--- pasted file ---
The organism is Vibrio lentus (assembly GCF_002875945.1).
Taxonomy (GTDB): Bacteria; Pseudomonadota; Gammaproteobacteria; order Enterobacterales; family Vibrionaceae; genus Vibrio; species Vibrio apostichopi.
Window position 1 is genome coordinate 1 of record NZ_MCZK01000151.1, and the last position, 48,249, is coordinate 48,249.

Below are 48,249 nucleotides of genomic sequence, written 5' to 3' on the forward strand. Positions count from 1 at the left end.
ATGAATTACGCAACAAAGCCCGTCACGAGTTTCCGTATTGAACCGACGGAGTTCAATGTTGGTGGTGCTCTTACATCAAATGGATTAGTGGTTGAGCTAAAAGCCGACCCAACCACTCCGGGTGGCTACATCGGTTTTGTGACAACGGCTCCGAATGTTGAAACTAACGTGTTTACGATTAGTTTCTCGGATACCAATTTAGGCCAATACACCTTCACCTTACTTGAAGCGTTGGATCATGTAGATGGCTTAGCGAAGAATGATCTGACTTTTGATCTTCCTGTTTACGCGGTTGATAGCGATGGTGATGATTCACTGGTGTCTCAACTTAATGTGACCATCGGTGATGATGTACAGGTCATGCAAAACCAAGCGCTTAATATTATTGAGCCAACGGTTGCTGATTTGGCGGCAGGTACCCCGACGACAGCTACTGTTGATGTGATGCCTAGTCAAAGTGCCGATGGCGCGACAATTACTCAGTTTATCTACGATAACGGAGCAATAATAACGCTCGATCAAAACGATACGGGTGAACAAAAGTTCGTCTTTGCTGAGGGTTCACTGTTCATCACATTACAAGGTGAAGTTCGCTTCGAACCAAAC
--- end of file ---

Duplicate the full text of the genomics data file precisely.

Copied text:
The organism is Vibrio lentus (assembly GCF_002875945.1).
Taxonomy (GTDB): Bacteria; Pseudomonadota; Gammaproteobacteria; order Enterobacterales; family Vibrionaceae; genus Vibrio; species Vibrio apostichopi.
Window position 1 is genome coordinate 1 of record NZ_MCZK01000151.1, and the last position, 48,249, is coordinate 48,249.

Below are 48,249 nucleotides of genomic sequence, written 5' to 3' on the forward strand. Positions count from 1 at the left end.
ATGAATTACGCAACAAAGCCCGTCACGAGTTTCCGTATTGAACCGACGGAGTTCAATGTTGGTGGTGCTCTTACATCAAATGGATTAGTGGTTGAGCTAAAAGCCGACCCAACCACTCCGGGTGGCTACATCGGTTTTGTGACAACGGCTCCGAATGTTGAAACTAACGTGTTTACGATTAGTTTCTCGGATACCAATTTAGGCCAATACACCTTCACCTTACTTGAAGCGTTGGATCATGTAGATGGCTTAGCGAAGAATGATCTGACTTTTGATCTTCCTGTTTACGCGGTTGATAGCGATGGTGATGATTCACTGGTGTCTCAACTTAATGTGACCATCGGTGATGATGTACAGGTCATGCAAAACCAAGCGCTTAATATTATTGAGCCAACGGTTGCTGATTTGGCGGCAGGTACCCCGACGACAGCTACTGTTGATGTGATGCCTAGTCAAAGTGCCGATGGCGCGACAATTACTCAGTTTATCTACGATAACGGAGCAATAATAACGCTCGATCAAAACGATACGGGTGAACAAAAGTTCGTCTTTGCTGAGGGTTCACTGTTCATCACATTACAAGGTGAAGTTCGCTTCGAACCAAAC